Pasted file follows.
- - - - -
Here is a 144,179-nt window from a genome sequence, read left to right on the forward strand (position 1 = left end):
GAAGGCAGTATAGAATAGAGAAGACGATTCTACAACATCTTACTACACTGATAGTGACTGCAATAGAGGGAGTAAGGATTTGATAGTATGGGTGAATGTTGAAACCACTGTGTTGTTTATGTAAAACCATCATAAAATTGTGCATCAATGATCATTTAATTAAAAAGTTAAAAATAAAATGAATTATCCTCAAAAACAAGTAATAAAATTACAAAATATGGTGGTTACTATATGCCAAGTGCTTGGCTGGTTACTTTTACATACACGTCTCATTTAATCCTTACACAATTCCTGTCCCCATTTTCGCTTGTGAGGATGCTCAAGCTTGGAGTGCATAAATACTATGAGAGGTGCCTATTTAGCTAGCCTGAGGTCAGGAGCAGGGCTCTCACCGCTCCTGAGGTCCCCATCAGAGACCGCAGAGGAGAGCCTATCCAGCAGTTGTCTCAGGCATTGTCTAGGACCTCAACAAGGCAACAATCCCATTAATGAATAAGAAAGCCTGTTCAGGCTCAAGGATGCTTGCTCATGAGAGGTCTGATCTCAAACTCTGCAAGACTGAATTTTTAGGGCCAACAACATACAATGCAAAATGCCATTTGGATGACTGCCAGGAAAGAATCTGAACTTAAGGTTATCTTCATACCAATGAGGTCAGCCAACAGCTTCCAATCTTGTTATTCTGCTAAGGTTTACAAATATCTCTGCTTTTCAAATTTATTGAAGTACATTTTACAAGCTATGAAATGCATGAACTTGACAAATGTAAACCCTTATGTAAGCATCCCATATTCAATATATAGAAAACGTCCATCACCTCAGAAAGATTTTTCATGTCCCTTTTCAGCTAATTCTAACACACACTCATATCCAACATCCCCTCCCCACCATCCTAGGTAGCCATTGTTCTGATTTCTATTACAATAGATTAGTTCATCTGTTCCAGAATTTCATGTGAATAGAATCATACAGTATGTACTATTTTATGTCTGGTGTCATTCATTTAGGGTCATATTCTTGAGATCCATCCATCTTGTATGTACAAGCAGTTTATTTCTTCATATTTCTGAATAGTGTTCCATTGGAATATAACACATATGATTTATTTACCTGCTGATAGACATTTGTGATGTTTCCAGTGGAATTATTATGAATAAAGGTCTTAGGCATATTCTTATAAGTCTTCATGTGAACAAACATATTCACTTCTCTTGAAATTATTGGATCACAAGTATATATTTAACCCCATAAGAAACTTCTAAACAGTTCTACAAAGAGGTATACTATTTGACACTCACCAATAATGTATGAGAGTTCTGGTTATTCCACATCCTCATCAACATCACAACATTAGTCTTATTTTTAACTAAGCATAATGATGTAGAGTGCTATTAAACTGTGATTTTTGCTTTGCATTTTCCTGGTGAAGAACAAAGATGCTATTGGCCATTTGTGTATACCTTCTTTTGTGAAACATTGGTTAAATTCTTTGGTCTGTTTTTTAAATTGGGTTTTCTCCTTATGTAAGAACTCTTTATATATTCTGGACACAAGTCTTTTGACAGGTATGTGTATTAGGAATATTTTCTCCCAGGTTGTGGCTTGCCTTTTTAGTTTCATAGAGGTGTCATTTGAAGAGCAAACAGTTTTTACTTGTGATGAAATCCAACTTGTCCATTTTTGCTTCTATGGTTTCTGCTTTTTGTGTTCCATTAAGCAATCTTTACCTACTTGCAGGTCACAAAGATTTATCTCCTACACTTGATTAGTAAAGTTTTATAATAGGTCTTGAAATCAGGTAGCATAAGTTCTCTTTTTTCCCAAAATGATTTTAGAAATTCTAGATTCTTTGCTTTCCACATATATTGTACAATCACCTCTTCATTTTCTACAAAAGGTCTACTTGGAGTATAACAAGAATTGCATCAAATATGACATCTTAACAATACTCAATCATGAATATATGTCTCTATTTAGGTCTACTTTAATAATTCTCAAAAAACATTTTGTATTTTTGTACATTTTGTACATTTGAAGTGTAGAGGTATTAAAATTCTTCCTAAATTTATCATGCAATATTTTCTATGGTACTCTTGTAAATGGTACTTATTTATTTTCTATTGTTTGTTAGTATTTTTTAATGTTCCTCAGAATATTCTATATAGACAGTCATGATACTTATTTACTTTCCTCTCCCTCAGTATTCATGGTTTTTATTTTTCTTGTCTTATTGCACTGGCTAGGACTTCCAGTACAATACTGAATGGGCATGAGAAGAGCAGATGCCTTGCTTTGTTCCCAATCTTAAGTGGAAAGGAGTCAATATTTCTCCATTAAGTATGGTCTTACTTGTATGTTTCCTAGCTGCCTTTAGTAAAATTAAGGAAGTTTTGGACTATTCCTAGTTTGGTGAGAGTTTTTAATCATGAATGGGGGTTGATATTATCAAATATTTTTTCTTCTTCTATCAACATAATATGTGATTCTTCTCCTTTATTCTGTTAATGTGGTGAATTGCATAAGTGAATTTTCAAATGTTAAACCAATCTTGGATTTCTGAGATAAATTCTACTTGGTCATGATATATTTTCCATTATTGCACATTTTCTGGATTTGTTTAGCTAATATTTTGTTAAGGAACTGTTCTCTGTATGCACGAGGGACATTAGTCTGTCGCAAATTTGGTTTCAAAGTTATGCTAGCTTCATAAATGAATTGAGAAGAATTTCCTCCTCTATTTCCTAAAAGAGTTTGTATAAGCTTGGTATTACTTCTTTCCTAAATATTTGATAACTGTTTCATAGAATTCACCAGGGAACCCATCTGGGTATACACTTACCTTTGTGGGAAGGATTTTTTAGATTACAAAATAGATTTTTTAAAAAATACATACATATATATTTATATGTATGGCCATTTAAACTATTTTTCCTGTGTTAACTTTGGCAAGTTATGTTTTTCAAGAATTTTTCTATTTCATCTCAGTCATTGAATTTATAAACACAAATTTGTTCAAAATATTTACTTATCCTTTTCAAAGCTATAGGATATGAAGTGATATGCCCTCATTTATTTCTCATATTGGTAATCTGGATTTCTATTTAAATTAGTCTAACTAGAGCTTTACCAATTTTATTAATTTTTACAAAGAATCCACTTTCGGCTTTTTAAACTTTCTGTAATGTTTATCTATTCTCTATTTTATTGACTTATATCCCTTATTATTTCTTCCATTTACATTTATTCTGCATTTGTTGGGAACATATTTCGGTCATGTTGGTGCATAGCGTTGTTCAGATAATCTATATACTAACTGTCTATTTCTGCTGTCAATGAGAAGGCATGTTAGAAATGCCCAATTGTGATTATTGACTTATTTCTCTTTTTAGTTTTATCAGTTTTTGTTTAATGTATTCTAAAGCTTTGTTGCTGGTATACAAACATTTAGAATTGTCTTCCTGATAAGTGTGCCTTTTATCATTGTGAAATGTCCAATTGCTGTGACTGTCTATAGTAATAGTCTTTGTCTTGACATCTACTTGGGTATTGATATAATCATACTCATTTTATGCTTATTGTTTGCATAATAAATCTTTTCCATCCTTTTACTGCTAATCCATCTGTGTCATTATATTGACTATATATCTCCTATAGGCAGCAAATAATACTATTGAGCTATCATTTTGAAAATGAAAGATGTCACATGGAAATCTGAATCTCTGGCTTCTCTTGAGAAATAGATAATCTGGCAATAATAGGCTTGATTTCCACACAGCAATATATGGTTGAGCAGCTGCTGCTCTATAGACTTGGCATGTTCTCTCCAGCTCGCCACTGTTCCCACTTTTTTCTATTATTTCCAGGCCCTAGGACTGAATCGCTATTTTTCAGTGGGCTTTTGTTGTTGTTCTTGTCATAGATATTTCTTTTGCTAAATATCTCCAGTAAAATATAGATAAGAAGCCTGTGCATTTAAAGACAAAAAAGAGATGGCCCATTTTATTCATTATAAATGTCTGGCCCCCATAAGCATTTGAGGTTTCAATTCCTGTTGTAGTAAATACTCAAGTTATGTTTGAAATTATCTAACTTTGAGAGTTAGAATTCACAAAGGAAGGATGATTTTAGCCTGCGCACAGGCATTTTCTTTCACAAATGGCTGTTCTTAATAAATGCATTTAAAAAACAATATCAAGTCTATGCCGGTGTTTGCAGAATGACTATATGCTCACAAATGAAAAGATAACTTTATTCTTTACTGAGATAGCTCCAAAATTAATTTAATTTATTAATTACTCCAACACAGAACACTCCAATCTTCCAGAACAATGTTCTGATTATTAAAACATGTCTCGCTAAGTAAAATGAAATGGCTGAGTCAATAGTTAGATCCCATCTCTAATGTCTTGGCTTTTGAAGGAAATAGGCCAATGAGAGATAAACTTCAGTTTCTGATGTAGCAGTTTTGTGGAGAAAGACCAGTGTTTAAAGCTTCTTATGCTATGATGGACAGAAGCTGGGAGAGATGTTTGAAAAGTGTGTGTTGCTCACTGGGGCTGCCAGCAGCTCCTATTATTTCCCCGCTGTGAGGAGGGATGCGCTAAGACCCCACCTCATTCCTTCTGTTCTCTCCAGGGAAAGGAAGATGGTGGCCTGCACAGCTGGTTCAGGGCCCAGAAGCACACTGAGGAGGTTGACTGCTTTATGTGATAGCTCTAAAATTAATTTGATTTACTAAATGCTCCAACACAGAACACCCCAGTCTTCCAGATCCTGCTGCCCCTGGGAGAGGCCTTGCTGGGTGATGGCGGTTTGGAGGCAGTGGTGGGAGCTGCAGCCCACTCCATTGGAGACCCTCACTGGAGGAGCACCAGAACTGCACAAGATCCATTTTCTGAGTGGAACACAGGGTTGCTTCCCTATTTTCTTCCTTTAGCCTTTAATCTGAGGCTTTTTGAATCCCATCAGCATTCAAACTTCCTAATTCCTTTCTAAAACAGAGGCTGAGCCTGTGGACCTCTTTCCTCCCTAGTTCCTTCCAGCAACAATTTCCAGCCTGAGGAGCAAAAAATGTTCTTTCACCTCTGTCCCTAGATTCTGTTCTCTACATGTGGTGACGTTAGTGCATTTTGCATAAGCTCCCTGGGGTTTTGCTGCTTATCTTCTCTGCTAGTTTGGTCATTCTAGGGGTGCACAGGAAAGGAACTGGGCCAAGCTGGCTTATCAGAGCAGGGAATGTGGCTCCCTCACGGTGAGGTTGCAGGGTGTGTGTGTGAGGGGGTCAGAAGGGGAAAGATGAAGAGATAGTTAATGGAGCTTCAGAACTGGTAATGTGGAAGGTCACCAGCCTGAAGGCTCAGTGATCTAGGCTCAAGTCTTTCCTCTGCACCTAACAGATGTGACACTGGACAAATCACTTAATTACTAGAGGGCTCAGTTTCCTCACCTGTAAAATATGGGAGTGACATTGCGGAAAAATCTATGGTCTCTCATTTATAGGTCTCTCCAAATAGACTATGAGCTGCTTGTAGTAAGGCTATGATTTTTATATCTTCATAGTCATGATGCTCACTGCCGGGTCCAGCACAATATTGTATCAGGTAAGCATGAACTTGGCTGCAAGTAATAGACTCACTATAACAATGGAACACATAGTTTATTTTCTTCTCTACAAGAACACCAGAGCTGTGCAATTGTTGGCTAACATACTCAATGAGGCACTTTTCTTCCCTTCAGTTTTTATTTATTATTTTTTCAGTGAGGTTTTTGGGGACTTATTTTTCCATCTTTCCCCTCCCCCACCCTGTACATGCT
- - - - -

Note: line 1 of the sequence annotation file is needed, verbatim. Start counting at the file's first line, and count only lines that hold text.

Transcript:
Here is a 144,179-nt window from a genome sequence, read left to right on the forward strand (position 1 = left end):